Screen time for kids has long been a much debated topic, with many arguing that screens are detrimental to children’s health. In recent times there has been a shift from printed to digital materials in schools. This has been, of course, largely accelerated by the recent pandemic. This huge shift has been of interest to researchers, who wanted to find an answer to the question – does the medium of what we read matter?

Reading medium matters

Dr Naomi Baron, Professor Emerita of Linguistics at American University looked at research findings from across the world in her white paper, ‘Medium Matters for Reading’. In the paper, she reports that studies have shown that students perform better in tests that are printed and not on screen. But why? When asked, students themselves reported they found reading from printed material to be easier, and that they were able to concentrate and recall information more effectively.

Sight and spatial awareness have a role to play in helping students to memorise what they have read. One student reported, “What I like the most about hard copy is that my spatial memory works best, so I remember material by where it was.” Our brains are more likely to be able to visualise the words we have read when we can remember where they were – for example, halfway down the page and on the left side.

Shallow reading

Marginalia (writing your own notes in the margin) or annotation is a practice that goes back centuries and supports active engagement with what you are reading. Students do not annotate words on a screen as frequently or in the same way as printed text. Many students were also used to speed reading on screen and saw little opportunity for annotation. Many reported that they read printed text more carefully and saw it as ‘proper reading’.

There are also, of course, associations with screen reading that appertain to fun and social media. Scrolling on digital devices is a pastime that many students partake in. But could this mean less effort is put in when reading from a screen when studying? This is referred to in the study as ‘shallow reading’ and can indeed be a habit that crosses over to reading for information. Students reported that, “My concentration increases when reading from a hard copy” and “Everything sinks in more and you can picture it more vividly.”

But are the findings purely down to perception or is there more to it? The study seems to indicate that reading in print is generally more successful than reading digitally. One of the key reasons for this was down to the properties of paper and the ways we interact with it.

For learning and memorising

A study from the University of Tokyo found that, “The unique, complex, spatial and tactile information associated with writing by hand on physical paper is likely what leads to improved memory.” In fact, it is noted that volunteers in this study completed a note-taking task 25% faster than those who used digital devices.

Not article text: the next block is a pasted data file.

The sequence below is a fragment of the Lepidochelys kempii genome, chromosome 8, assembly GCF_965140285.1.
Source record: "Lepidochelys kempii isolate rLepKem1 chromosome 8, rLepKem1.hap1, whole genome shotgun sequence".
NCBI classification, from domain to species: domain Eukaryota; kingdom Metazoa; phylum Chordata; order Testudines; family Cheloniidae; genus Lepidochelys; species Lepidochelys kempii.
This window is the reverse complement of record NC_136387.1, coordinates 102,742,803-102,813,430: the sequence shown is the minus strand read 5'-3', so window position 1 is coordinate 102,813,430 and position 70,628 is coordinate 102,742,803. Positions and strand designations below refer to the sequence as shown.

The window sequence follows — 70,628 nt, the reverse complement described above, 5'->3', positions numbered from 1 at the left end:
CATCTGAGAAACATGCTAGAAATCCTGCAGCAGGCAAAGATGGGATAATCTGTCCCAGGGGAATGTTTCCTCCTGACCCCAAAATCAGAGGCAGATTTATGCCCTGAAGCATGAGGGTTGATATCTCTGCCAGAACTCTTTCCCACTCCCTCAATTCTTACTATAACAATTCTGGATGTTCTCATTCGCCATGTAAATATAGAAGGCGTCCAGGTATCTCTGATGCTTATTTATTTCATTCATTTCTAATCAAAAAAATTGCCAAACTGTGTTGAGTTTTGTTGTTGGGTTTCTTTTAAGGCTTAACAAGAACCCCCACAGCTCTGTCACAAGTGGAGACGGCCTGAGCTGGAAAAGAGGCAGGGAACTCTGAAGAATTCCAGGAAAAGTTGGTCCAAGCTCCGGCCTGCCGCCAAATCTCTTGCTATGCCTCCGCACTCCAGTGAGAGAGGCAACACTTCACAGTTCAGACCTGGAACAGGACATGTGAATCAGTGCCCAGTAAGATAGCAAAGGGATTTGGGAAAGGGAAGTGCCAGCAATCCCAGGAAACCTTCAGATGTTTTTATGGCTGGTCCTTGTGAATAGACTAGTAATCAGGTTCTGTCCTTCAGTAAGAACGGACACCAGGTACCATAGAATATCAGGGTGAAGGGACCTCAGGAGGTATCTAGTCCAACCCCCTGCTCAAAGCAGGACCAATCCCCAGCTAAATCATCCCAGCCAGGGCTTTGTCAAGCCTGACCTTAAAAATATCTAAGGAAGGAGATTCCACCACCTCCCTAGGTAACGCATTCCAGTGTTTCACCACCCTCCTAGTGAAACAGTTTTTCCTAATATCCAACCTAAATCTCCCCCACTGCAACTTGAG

One of the key findings was that volunteers who used paper had, “More brain activity in areas associated with language, imaginary visualisation, and in the hippocampus — an area known to be important for memory and navigation.” This was recorded in MRI scans performed on the volunteers whilst they were taking part.

In the study it was also found that students were better able to recall information from a schedule if they had filled it in by writing in a paper diary as opposed to recording the information digitally. In fact, the writer of the study Professor Kuniyoshi L. Sakai, a neuroscientist at the University of Tokyo, stated that, “Our take-home message is to use paper notebooks for information we need to learn or memorise,”

Similarly, a 2017 study in the journal Frontiers in Psychology found that writing by hand promotes ‘deep encoding’ of information within the brain and develops learning and cognitive development in ways that keyboard writing cannot match.

How can we use these findings?

So how can we use these findings to help develop learning throughout primary and secondary schools in the UK? It is widely accepted that too much screen time is bad for children, but that is not to say that all screen time is bad or that we ought to reject advances and changes in technology. Video clips can bring lessons to life and appeal to different types of learning styles.

But for better memory function and understanding, printed materials are far superior, as can be seen in the studies mentioned. This is why we have ensured that our planners are printed and are not digital. Owning a customised planner promotes independence, ownership and helps students to recall important information and engage with the day-to-day life within the school.

Find out more about our customised student planners by requesting your free sample and information pack today.

Free Sample Pack


Suzy Barrett

Primary School Teacher and Copywriter at Suzy Barrett Copywriting

Suzy Barrett is a qualified primary school teacher and a copywriter. She has worked in schools both nationally and internationally and now works as a supply teacher as well as running her own copywriting business.

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